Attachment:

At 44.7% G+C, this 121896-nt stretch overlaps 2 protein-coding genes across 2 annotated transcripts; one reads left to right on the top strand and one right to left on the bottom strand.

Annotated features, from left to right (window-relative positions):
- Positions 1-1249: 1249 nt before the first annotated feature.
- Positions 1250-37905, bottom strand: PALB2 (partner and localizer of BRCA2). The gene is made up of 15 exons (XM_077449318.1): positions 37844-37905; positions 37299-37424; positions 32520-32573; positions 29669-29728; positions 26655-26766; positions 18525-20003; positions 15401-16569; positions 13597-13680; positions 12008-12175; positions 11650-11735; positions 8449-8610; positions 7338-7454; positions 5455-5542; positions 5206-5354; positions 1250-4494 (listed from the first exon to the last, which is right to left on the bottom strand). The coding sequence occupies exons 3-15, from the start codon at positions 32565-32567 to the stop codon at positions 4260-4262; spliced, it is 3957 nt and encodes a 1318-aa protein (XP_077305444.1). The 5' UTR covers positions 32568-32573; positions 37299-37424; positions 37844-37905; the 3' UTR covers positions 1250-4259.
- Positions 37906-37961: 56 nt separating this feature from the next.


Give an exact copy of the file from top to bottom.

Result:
At 44.7% G+C, this 121896-nt stretch overlaps 2 protein-coding genes across 2 annotated transcripts; one reads left to right on the top strand and one right to left on the bottom strand.

Annotated features, from left to right (window-relative positions):
- Positions 1-1249: 1249 nt before the first annotated feature.
- Positions 1250-37905, bottom strand: PALB2 (partner and localizer of BRCA2). The gene is made up of 15 exons (XM_077449318.1): positions 37844-37905; positions 37299-37424; positions 32520-32573; positions 29669-29728; positions 26655-26766; positions 18525-20003; positions 15401-16569; positions 13597-13680; positions 12008-12175; positions 11650-11735; positions 8449-8610; positions 7338-7454; positions 5455-5542; positions 5206-5354; positions 1250-4494 (listed from the first exon to the last, which is right to left on the bottom strand). The coding sequence occupies exons 3-15, from the start codon at positions 32565-32567 to the stop codon at positions 4260-4262; spliced, it is 3957 nt and encodes a 1318-aa protein (XP_077305444.1). The 5' UTR covers positions 32568-32573; positions 37299-37424; positions 37844-37905; the 3' UTR covers positions 1250-4259.
- Positions 37906-37961: 56 nt separating this feature from the next.